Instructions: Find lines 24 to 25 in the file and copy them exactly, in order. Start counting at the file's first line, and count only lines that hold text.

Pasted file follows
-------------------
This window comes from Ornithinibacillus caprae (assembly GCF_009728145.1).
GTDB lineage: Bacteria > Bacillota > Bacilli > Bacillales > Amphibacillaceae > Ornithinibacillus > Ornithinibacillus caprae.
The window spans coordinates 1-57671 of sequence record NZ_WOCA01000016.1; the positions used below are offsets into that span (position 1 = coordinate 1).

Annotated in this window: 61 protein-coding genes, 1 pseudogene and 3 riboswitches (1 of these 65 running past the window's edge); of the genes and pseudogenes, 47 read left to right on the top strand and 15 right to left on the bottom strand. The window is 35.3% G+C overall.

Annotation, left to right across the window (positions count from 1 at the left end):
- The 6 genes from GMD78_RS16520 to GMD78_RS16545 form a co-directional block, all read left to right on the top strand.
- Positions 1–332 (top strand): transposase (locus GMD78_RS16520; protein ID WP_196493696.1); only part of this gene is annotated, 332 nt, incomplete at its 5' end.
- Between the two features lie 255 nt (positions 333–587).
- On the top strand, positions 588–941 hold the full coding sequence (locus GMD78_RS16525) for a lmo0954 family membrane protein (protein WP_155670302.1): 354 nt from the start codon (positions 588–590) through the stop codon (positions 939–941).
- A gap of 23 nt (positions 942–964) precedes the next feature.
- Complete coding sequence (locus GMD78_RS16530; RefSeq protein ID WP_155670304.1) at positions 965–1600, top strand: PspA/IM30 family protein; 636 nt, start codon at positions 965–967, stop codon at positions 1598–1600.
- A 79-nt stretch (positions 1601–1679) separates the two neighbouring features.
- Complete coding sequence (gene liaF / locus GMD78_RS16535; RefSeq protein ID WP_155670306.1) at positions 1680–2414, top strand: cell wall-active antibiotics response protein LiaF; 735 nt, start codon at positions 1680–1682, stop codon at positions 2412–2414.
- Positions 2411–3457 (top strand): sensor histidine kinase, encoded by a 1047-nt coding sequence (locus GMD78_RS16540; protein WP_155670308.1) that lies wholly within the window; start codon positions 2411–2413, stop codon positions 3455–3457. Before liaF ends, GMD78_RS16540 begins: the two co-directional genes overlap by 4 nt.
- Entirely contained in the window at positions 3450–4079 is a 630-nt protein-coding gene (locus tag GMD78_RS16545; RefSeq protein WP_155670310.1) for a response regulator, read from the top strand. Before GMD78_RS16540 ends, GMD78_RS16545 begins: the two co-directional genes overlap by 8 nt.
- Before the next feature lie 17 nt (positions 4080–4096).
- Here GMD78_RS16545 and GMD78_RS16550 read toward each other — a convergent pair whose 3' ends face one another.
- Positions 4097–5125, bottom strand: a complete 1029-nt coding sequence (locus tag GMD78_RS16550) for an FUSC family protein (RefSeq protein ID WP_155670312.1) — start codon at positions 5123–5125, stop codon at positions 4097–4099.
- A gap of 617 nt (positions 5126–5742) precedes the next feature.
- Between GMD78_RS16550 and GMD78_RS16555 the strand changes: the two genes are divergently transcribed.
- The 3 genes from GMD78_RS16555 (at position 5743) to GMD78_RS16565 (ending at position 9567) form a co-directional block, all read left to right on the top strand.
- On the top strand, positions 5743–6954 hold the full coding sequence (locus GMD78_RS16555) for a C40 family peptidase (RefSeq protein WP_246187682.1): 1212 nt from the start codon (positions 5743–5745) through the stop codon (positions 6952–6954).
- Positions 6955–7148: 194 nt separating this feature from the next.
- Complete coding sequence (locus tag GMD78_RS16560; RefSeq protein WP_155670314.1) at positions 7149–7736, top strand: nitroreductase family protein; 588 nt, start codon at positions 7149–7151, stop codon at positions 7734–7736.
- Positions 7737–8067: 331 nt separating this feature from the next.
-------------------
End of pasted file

- Complete coding sequence (locus tag GMD78_RS16560; RefSeq protein WP_155670314.1) at positions 7149–7736, top strand: nitroreductase family protein; 588 nt, start codon at positions 7149–7151, stop codon at positions 7734–7736.
- Positions 7737–8067: 331 nt separating this feature from the next.